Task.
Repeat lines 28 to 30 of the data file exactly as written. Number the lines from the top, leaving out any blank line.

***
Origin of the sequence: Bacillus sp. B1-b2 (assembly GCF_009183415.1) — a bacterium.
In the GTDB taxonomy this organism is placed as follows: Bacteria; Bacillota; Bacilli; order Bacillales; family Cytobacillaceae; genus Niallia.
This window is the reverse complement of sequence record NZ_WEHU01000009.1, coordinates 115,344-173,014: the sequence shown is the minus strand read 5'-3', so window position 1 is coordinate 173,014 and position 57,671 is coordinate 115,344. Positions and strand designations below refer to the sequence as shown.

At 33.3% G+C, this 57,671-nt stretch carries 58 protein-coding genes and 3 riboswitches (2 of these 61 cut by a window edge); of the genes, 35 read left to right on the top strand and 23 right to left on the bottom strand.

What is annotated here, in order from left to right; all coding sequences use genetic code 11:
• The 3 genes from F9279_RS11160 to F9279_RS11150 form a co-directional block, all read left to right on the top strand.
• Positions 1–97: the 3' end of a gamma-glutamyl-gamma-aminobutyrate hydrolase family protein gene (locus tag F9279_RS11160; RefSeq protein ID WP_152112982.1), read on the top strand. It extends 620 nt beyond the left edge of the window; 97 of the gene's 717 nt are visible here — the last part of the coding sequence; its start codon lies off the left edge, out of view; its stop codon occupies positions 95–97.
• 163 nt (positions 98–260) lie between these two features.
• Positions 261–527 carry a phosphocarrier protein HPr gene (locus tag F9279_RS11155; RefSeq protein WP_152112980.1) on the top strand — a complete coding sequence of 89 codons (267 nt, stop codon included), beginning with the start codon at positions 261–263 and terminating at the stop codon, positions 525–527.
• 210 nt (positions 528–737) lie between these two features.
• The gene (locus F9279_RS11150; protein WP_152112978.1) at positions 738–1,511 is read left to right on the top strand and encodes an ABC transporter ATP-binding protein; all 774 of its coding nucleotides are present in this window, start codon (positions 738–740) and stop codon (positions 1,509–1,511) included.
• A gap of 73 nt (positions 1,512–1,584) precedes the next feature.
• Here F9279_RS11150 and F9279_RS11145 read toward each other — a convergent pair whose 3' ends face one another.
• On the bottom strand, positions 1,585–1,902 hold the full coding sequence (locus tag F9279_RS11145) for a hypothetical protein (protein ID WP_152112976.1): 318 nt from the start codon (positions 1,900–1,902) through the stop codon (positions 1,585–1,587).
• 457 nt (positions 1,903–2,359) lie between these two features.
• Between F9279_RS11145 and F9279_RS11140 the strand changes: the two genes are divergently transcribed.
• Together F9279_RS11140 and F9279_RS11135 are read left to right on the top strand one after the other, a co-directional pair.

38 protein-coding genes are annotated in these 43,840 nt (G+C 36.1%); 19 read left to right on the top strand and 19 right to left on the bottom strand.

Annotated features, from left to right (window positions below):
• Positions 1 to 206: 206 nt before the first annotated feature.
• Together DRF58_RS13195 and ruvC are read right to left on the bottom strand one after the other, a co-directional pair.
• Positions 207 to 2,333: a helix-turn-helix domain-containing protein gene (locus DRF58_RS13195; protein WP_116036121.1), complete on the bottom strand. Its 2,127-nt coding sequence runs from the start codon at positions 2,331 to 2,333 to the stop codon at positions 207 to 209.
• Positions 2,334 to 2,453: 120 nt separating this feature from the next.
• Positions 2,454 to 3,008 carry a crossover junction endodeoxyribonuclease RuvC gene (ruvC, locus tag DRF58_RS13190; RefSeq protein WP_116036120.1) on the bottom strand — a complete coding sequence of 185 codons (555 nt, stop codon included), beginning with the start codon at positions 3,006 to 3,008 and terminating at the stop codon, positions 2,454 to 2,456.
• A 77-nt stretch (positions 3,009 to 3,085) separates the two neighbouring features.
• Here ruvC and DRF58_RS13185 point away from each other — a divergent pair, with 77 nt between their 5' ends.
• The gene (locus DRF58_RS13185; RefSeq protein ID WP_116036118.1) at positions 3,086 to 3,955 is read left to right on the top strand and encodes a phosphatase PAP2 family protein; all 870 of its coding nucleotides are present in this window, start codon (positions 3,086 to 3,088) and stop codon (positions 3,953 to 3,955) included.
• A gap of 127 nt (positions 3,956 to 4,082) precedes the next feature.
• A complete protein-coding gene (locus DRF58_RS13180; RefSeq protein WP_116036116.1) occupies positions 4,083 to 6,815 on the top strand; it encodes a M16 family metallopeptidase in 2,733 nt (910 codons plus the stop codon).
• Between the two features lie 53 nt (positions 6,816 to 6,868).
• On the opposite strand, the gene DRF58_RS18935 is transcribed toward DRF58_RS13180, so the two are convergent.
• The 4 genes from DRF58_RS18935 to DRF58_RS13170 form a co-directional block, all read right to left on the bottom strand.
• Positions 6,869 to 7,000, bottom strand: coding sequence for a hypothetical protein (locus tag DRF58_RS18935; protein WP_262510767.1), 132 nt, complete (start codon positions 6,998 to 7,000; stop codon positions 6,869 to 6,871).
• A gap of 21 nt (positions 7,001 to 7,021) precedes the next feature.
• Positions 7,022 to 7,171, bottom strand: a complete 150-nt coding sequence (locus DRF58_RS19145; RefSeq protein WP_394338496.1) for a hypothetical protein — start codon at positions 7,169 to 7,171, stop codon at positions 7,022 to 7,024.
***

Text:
• A gap of 127 nt (positions 3,956 to 4,082) precedes the next feature.
• A complete protein-coding gene (locus DRF58_RS13180; RefSeq protein WP_116036116.1) occupies positions 4,083 to 6,815 on the top strand; it encodes a M16 family metallopeptidase in 2,733 nt (910 codons plus the stop codon).
• Between the two features lie 53 nt (positions 6,816 to 6,868).